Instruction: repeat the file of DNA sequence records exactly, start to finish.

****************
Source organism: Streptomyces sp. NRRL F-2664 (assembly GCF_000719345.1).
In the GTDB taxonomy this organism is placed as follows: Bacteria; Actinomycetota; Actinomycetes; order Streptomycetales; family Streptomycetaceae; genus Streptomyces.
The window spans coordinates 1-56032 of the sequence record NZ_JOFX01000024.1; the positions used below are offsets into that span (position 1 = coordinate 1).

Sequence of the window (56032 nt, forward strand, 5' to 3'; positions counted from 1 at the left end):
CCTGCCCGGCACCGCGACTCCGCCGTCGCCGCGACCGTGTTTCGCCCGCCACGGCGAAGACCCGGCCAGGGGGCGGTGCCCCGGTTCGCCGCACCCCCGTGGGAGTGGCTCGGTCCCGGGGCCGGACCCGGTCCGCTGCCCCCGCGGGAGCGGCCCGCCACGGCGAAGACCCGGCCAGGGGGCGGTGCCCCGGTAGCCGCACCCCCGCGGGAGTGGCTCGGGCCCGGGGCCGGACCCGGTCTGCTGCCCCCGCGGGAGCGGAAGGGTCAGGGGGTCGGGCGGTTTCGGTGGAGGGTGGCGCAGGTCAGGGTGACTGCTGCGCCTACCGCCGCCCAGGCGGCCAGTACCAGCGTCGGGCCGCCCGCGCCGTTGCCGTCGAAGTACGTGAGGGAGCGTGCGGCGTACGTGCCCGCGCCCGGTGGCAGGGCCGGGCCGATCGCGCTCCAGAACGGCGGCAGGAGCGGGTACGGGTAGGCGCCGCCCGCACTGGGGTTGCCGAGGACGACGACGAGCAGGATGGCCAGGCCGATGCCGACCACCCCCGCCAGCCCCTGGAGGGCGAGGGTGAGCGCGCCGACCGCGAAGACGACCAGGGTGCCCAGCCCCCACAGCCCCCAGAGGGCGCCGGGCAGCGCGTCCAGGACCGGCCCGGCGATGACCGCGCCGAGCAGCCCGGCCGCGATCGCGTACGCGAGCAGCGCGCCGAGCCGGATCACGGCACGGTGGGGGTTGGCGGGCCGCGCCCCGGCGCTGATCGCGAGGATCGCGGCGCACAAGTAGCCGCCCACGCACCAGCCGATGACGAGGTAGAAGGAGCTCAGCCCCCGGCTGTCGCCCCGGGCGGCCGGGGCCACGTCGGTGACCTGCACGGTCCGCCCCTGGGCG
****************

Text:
Source organism: Streptomyces sp. NRRL F-2664 (assembly GCF_000719345.1).
In the GTDB taxonomy this organism is placed as follows: Bacteria; Actinomycetota; Actinomycetes; order Streptomycetales; family Streptomycetaceae; genus Streptomyces.
The window spans coordinates 1-56032 of the sequence record NZ_JOFX01000024.1; the positions used below are offsets into that span (position 1 = coordinate 1).

Sequence of the window (56032 nt, forward strand, 5' to 3'; positions counted from 1 at the left end):
CCTGCCCGGCACCGCGACTCCGCCGTCGCCGCGACCGTGTTTCGCCCGCCACGGCGAAGACCCGGCCAGGGGGCGGTGCCCCGGTTCGCCGCACCCCCGTGGGAGTGGCTCGGTCCCGGGGCCGGACCCGGTCCGCTGCCCCCGCGGGAGCGGCCCGCCACGGCGAAGACCCGGCCAGGGGGCGGTGCCCCGGTAGCCGCACCCCCGCGGGAGTGGCTCGGGCCCGGGGCCGGACCCGGTCTGCTGCCCCCGCGGGAGCGGAAGGGTCAGGGGGTCGGGCGGTTTCGGTGGAGGGTGGCGCAGGTCAGGGTGACTGCTGCGCCTACCGCCGCCCAGGCGGCCAGTACCAGCGTCGGGCCGCCCGCGCCGTTGCCGTCGAAGTACGTGAGGGAGCGTGCGGCGTACGTGCCCGCGCCCGGTGGCAGGGCCGGGCCGATCGCGCTCCAGAACGGCGGCAGGAGCGGGTACGGGTAGGCGCCGCCCGCACTGGGGTTGCCGAGGACGACGACGAGCAGGATGGCCAGGCCGATGCCGACCACCCCCGCCAGCCCCTGGAGGGCGAGGGTGAGCGCGCCGACCGCGAAGACGACCAGGGTGCCCAGCCCCCACAGCCCCCAGAGGGCGCCGGGCAGCGCGTCCAGGACCGGCCCGGCGATGACCGCGCCGAGCAGCCCGGCCGCGATCGCGTACGCGAGCAGCGCGCCGAGCCGGATCACGGCACGGTGGGGGTTGGCGGGCCGCGCCCCGGCGCTGATCGCGAGGATCGCGGCGCACAAGTAGCCGCCCACGCACCAGCCGATGACGAGGTAGAAGGAGCTCAGCCCCCGGCTGTCGCCCCGGGCGGCCGGGGCCACGTCGGTGACCTGCACGGTCCGCCCCTGGGCG